Whilst a sweet cheesecake can be a thing of great joy, a savoury one is often even more special for me. The flavours of Gorgonzola, pears and walnuts make a great match at any time and here the sweet juicyness of the pears with the sharp kick of balsamic vinegar work well with the rich tangyness of the cheesecake.
This cheesecake is great served as a starter with a crisp green salad, either served at room temperature or warmed through slightly. It also makes a wonderfully different cheese course in its own right!
The cheesecake is very easy to make, taking moments for the base and for the filling before it gets baked. It can be made a day or two in advance.
The cheesecake also freezes beautifully: I tend to freeze slices of it, taking out what I want earlier in the day.
The base really counts!
I am a firm believer that the base of a dish, such as for a cheesecake or even the pastry for a tart, should not be there just to hold everything in place: it needs to have a good flavour to complement each mouthful.
With a cheesecake, be it sweet or savoury, I like to add extras to the base to perk it up. In this case, a little fresh rosemary, chives and crushed walnuts do the trick, but herbs such as sage or thyme also work very well.
Any savoury biscuits or cheese crackers can be used for the base. I occasionally add a couple of digestives with the savoury biscuits to add just a touch of sweetness.
The Gorgonzola in the filling is certainly both present and piquante, without over-powering.
The garlic and mustard add depth of flavour and enhance the savouryness of the cheesecake.
I sometimes use different blue cheeses (Stilton is terrific), but occasionally go for completely different cheeses. Some of my favourites include:
- Goats’ cheese
An easy pear chutney topping
I have made a very quick and easy pear chutney to go on top. It takes about 20 minutes to make from start to finish and can be made while the cheesecake bakes or made well in advance – it will keep for months in a screw-top jar.
The recipe for this pear chutney is here.
Alternatively, chop a few ripe pears and mix with balsamic vinegar, a little honey and some seasoning and use this as the topping.
The sweetness of the pears with the sharpness of the balsamic vinegar is, I think, a perfect foil for the lusciousness of the filling.
A few thin slices of pears, dehydrated or baked at a very low tenperature until they dry out and go crisp make great additions to the cheesecake.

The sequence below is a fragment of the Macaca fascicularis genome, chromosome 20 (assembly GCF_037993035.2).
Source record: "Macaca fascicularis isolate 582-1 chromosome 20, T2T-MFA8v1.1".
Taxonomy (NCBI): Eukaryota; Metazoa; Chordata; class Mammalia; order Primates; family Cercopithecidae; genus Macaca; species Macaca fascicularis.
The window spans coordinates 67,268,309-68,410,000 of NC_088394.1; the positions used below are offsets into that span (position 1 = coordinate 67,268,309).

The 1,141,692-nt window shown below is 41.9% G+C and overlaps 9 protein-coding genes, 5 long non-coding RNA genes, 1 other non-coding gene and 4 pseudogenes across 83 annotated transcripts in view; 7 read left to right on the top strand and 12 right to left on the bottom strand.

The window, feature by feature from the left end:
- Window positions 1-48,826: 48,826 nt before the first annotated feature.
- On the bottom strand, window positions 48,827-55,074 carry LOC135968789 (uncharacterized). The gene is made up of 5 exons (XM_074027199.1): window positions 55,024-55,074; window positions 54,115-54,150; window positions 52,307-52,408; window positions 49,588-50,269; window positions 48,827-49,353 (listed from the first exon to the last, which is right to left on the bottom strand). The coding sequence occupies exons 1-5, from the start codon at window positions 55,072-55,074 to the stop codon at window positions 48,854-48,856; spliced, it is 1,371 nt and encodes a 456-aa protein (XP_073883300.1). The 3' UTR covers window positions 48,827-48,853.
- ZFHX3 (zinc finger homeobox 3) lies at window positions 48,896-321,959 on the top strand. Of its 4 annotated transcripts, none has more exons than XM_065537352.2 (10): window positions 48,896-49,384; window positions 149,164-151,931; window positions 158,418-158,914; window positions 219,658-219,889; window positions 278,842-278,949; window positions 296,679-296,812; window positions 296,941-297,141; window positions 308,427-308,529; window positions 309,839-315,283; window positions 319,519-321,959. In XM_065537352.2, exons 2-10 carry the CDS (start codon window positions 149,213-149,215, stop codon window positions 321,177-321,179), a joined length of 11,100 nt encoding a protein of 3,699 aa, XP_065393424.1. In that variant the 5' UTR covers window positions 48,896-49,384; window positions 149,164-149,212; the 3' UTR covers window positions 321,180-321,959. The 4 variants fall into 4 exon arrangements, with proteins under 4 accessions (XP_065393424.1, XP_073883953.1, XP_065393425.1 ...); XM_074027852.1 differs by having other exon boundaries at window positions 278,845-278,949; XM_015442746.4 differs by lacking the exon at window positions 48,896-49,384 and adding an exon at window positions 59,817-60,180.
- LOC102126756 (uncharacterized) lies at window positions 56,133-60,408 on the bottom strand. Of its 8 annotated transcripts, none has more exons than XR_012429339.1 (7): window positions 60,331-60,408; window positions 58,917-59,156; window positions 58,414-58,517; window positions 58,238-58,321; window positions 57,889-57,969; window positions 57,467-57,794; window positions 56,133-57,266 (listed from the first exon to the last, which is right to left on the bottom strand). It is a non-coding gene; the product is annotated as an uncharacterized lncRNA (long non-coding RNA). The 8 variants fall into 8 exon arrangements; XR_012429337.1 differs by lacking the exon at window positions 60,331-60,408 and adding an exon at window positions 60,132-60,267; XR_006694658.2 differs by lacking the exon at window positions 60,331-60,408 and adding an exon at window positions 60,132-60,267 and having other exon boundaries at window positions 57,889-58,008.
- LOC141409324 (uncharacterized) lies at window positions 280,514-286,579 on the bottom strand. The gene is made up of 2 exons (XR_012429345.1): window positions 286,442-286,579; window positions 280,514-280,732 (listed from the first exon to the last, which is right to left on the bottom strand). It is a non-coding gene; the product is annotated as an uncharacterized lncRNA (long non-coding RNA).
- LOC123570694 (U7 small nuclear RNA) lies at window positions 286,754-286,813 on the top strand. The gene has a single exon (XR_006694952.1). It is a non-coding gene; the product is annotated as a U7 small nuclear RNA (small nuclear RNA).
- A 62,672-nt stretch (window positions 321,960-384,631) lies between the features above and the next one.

I sometimes lay them flat, slightly overlapping, or vertically, giving the appearance of flames!
Just add them just before serving so they retain their crispness.
Balsamic syrup to counteract the richness
I like to drizzle over some balsamic syrup as the cheesecake is served: sweet, sticky and sharp, it is an ingredient I love to add to all manner of dishes. Not least to dunk some good focaccia into!
Balsamic syrup is simply balsamic vinegar (about 100ml) poured into a small pan, brought to the boil with a teaspoon or so of honey and simmered until reduced by about half.
Recipe: Gorgonzola, pear and walnut cheesecake – serves 12-14
- 120g savoury biscuits or crackers, crushed well
- 60g walnuts, finely crushed well or powdered
- 80g unsalted butter, melted
- a few finely chopped fresh rosemary or sage leaves
- 2 tablespoons freshly chopped chives
- pinch of sea salt
- freshly ground black pepper
- 250g full-fat soft cheese*
- 250g ricotta cheese*
- 100g crème fraîche or soured cream*
- 100g Gorgonzola, crumbled
- 1 large ripe pear, peeled, cored and chopped into small pieces
- 2 large cloves of garlic, crushed
- 2 teaspoons Dijon mustard
- 4 large eggs, beaten
- about 3 tablespoons chopped chives
- a little fine sea salt and freshly milled black pepper
*you can use any mixture of soft cheeses but go for a total of 600g. You can also use the lower-fat versions.
- 4 tablespoons pear chutney, slightly warmed through (see above)
To finish – any of:
- balsamic syrup (see above)
- a few crushed walnuts
- dried pear or apple slices
- chopped fresh chives
You will also need an 8″ springform cake tin, well buttered and then side-lined with baking parchment. Alternatively, use any loose-bottomed tin.
(1) Preheat the oven to 160C(fan).
(2) Mix the base ingredients together until well incorporated and with no dry bits. Press firmly into the cake tin, smoothing it off with the back of a spoon. Chill until you are ready to make the filling (which takes just seconds to make up!).
(3) Whisk the filling ingredients together well to give a fairly smooth mixture: a few small lumps of the cheese in there is fine. Pour into the tin.
(4) Place the tin onto a baking tray and bake for about 50 minutes: as a test, the centre should be slightly wobbly but not runny. Return to the oven for 10 minutes or so if needed but bear in mind the cheesecake will set further as it cools.
(5) Remove the cheesecake from the oven and leave it to cool fully in its tin. Once cool, refrigerate for several hours or overnight. You can, however, serve the cheesecake straight from the oven if you prefer.
(6) To serve: unclip the tin and remove it. If using a loose-bottomed tin, run a knife around the inside (between the greaseproof and the tin) and stand the base on a jar or mug, gently push down on the tin’s rim. Carefully peel off the greaseproof.
(7) Spoon the chutney on top of the cheesecake followed by a scattering of walnuts. Just before serving drizzle over some balsamic syrup and some freshly chopped chives. You can add dried pear or apple slices if you have some.